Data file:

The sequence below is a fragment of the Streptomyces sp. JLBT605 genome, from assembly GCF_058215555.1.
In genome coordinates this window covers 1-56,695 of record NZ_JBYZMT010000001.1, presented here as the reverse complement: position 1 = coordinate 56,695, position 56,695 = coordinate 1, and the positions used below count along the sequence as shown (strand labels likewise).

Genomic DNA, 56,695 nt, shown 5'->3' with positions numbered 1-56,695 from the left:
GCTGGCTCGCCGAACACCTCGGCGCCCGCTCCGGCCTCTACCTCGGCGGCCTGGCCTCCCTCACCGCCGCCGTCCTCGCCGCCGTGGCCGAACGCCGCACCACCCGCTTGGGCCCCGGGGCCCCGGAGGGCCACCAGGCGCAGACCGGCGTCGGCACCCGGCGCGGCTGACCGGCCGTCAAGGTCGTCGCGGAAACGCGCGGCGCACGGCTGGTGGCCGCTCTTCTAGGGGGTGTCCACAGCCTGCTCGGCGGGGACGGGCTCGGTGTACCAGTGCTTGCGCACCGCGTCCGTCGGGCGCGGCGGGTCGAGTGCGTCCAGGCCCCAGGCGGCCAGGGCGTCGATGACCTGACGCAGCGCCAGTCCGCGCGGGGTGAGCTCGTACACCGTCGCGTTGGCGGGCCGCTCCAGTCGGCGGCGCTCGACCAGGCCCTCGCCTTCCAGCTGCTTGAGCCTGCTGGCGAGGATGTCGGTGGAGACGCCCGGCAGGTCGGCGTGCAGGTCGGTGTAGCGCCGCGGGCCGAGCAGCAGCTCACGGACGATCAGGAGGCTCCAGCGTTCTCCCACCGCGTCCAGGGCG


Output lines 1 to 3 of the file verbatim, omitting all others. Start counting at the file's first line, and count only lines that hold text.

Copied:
The sequence below is a fragment of the Streptomyces sp. JLBT605 genome, from assembly GCF_058215555.1.
In genome coordinates this window covers 1-56,695 of record NZ_JBYZMT010000001.1, presented here as the reverse complement: position 1 = coordinate 56,695, position 56,695 = coordinate 1, and the positions used below count along the sequence as shown (strand labels likewise).

Genomic DNA, 56,695 nt, shown 5'->3' with positions numbered 1-56,695 from the left: